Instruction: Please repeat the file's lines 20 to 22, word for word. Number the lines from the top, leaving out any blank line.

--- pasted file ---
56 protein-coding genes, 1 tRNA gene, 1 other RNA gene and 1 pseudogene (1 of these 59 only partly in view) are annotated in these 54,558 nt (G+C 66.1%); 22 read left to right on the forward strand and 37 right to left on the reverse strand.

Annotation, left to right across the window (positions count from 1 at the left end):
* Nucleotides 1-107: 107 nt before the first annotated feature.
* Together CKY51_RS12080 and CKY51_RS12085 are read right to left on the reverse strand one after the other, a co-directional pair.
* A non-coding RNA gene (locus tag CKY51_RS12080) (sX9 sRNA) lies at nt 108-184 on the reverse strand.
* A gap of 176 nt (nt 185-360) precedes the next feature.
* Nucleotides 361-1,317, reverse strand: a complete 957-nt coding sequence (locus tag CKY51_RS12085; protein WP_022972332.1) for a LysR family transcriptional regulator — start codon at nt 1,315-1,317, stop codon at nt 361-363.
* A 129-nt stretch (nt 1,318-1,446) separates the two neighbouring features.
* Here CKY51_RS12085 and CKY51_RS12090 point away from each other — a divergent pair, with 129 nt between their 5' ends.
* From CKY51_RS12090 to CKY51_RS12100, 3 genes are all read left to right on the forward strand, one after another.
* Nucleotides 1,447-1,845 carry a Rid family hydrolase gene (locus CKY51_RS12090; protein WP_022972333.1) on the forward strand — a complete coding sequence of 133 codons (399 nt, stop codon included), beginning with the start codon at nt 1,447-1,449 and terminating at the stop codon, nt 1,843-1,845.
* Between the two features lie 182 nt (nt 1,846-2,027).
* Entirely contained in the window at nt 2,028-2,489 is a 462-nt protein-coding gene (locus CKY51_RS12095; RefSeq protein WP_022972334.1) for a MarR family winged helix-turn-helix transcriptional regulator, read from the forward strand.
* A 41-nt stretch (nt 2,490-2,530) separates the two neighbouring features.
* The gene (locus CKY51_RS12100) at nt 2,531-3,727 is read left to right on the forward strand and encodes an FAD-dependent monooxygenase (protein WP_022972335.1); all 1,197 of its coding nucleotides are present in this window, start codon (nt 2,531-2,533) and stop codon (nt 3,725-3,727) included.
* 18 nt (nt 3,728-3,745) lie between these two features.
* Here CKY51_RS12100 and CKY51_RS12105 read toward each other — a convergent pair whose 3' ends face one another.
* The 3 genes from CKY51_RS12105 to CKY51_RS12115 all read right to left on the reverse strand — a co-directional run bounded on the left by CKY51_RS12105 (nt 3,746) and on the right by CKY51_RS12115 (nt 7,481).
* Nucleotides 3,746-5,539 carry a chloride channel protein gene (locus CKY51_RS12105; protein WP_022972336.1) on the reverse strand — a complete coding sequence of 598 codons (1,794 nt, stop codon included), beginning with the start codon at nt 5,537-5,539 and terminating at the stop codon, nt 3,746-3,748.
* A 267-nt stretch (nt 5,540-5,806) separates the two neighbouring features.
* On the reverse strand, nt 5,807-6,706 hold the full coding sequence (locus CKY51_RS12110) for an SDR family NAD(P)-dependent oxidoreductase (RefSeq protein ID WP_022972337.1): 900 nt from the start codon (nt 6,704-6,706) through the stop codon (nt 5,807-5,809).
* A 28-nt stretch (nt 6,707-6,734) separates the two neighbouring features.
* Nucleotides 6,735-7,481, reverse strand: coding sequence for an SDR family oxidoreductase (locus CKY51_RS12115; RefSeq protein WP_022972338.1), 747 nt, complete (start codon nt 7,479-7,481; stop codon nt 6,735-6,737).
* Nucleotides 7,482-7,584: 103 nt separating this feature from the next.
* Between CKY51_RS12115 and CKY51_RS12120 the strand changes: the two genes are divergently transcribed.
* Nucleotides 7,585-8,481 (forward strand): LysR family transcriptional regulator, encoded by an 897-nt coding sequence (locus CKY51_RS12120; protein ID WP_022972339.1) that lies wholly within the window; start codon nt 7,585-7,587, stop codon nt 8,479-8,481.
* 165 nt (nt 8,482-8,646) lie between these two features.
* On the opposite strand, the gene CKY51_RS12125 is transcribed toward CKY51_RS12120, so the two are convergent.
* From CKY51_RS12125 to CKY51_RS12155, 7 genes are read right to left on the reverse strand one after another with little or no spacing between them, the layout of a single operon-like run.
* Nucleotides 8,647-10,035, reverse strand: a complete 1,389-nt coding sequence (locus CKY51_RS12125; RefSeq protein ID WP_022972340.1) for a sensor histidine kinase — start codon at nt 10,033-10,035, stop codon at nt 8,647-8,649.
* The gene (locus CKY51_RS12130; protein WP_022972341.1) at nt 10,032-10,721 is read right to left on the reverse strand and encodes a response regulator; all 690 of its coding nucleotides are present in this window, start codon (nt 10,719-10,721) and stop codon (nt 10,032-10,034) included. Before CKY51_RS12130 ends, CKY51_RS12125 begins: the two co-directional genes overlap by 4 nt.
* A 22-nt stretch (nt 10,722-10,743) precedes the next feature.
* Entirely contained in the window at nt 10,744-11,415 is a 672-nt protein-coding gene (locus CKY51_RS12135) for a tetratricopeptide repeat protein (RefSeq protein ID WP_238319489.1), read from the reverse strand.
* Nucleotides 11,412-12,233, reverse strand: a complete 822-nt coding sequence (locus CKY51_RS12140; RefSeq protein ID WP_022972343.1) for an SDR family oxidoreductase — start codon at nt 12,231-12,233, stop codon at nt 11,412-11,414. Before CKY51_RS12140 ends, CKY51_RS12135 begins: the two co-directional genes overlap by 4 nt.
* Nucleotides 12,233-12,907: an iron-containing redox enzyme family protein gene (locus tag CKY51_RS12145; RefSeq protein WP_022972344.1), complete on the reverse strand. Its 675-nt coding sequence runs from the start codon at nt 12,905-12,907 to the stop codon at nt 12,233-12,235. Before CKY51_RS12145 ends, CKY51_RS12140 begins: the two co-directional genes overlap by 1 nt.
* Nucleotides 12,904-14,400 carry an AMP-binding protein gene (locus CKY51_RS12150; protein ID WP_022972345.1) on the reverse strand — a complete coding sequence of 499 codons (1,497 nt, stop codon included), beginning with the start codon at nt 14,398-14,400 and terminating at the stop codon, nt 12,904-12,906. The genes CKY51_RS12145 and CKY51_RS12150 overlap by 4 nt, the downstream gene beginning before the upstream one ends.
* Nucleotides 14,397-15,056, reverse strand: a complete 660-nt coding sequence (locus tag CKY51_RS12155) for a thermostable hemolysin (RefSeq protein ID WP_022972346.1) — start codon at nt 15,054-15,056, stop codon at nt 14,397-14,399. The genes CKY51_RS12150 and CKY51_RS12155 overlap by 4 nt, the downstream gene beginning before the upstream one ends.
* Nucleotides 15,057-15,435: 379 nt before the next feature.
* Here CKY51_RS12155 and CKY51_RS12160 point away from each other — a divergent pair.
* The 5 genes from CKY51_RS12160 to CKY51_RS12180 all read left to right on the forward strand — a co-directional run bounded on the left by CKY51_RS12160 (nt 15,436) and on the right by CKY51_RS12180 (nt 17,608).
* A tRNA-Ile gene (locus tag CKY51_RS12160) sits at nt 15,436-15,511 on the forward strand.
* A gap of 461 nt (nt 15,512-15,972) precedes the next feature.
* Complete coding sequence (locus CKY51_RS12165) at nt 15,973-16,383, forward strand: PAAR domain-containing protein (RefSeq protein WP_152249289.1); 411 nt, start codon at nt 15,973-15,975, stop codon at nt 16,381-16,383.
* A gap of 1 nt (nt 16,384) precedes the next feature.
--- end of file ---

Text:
* A 267-nt stretch (nt 5,540-5,806) separates the two neighbouring features.
* On the reverse strand, nt 5,807-6,706 hold the full coding sequence (locus CKY51_RS12110) for an SDR family NAD(P)-dependent oxidoreductase (RefSeq protein ID WP_022972337.1): 900 nt from the start codon (nt 6,704-6,706) through the stop codon (nt 5,807-5,809).
* A 28-nt stretch (nt 6,707-6,734) separates the two neighbouring features.